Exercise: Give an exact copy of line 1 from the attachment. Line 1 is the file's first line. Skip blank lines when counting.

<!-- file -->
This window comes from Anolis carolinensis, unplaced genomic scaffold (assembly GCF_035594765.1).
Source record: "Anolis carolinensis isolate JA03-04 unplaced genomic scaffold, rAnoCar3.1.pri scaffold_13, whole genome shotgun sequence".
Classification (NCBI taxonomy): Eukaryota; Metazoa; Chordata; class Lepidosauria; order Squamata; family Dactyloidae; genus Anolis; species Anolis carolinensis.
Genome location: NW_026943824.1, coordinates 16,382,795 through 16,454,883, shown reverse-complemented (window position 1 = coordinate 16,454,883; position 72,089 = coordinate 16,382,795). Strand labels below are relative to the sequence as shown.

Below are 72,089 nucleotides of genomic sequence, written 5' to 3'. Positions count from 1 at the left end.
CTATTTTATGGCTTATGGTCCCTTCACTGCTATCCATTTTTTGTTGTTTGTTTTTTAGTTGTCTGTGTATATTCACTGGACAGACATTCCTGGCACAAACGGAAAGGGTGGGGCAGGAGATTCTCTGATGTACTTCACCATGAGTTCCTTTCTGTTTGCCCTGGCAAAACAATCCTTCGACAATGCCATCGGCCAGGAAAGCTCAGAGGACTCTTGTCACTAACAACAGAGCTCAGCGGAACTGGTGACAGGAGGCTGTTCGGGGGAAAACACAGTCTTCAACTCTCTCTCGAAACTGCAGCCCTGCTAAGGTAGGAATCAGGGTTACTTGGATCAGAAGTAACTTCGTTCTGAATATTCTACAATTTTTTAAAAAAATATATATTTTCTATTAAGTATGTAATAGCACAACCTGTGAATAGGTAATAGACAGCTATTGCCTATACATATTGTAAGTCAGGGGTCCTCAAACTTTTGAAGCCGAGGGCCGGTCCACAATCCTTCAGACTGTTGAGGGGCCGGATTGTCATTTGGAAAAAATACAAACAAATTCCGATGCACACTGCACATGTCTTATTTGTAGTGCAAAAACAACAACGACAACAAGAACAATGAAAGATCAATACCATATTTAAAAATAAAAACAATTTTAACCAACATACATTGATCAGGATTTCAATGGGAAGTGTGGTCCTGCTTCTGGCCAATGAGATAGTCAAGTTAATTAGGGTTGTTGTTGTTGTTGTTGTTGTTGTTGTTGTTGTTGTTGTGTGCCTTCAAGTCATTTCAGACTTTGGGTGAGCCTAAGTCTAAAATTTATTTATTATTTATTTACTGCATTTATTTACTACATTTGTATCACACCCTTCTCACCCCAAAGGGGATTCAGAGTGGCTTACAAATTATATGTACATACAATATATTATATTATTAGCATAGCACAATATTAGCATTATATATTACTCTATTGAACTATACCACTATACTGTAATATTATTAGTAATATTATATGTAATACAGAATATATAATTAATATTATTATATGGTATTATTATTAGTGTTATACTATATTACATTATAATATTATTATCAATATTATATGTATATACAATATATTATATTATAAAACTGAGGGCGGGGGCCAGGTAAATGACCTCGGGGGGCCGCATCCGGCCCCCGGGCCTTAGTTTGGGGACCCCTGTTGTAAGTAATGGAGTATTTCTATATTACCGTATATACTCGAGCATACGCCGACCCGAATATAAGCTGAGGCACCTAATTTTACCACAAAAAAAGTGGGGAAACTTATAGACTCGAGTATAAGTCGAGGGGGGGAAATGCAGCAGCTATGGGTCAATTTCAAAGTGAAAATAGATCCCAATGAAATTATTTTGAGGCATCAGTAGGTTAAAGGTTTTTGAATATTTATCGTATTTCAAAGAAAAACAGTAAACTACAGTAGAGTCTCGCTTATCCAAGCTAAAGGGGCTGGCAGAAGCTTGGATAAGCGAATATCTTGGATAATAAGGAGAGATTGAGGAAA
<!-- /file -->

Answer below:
This window comes from Anolis carolinensis, unplaced genomic scaffold (assembly GCF_035594765.1).